Good luck with yur new found hobby...

    I'd agree with everything Richard says.

    I might add that the 55 to 250 and the 70-300 are about equal in image quality. (It is the 75-300 that is a piece of junk)

    Your idea to get a prime is spot-on, and if you read reviews that actually test lenses you will see that the 50 1.4 is not all that spectacular a lens, and that the 50 1.8 is about the same IQ or even better on IQ in some regards. Sure, the thing feels flimsy (it actually is flimsy) but I love the pictures mine makes, and if it breaks some day I won't be too upset for that price.

    Yes to getting a speedlite flash. Go with one that does ETTL on the Canon body, probably safest to go with a Canon flash.

    Yes to the tripod. Very useful.

    Also pick up a collapsible reflector. That thing is worth as much as a 2nd flash unit. More, really, since it is so much easier to use.

    And have fun.

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    re: Beginner Lenses Advice

    Started with the same lenses (1.8 50mm and the 55-250)..You can't get better value than the 50 and using it in aperture priority will really get you experimenting with depth of field, It's still my portrait lens as well as a walkaround when I don't fancy lugging gear.

  11. #11
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    re: Beginner Lenses Advice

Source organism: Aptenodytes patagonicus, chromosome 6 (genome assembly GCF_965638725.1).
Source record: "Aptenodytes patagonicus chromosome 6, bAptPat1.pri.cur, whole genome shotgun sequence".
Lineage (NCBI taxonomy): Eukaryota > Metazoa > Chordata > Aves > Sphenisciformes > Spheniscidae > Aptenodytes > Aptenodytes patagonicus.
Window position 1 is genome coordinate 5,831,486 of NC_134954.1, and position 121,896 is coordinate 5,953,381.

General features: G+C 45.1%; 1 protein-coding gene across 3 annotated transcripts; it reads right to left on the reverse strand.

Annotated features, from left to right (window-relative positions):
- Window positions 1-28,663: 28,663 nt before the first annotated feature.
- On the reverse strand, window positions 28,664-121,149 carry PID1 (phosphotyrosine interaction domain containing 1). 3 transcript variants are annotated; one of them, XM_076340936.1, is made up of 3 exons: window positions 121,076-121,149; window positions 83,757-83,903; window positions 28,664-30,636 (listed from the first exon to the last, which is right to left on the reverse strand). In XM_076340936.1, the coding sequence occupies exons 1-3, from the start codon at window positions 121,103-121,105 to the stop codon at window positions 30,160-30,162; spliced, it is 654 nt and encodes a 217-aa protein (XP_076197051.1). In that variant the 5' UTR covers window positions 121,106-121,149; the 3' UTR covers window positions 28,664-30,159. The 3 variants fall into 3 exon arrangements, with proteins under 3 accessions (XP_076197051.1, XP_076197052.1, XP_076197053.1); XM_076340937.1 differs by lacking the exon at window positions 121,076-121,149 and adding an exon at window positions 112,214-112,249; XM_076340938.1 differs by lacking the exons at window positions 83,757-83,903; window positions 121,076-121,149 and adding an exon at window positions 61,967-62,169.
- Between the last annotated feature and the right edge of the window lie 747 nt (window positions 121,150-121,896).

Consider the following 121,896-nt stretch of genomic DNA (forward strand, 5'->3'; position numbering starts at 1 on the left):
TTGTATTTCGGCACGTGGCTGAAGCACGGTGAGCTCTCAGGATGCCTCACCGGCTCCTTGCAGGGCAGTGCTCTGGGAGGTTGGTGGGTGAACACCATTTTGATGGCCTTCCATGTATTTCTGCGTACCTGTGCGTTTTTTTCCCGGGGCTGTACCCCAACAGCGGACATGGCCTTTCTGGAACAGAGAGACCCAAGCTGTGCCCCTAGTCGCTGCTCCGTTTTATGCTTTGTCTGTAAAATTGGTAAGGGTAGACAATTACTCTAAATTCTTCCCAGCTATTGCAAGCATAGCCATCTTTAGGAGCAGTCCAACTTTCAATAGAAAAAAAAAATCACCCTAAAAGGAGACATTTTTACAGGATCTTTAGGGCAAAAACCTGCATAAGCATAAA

The first lens I bought was the kit 18-55mm kit lens. The second lens I bought was the f/2.8 11-16mm Tokina ultra-wide angle. I did not get a "longer" lens until sometime later, which was the kit 55-200mm. For the type of shooting I was doing at the time something wider was far more useful to me than a telephoto.

  12. #12

    re: Beginner Lenses Advice

    Hope nobody minds me butting in here but my question is of a similar variety. I have the Nikon d3100 and have the kit lens 18-55 and the 70-300 mm. The latter I wanted for sports photography and wildlife. I am a beginner in photography but think it will become a lifelong hobby now, however my dilemma is not sure what lens to buy next.

    My other half has offered to buy me a new lens for Christmas this is where the confusion begins I fancy a macro lens as I love to shoot flowers but not sure which one I would need and what is best for my camera.

    I also love landscape photography and have toyed with the idea of getting a 18-105 mm lens, or would I be best getting a prime lens like the 50mm I want something which will give me a very shallow depth of field, sorry for all the questions but the more I research e more confused I become.

    Karen.

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    re: Beginner Lenses Advice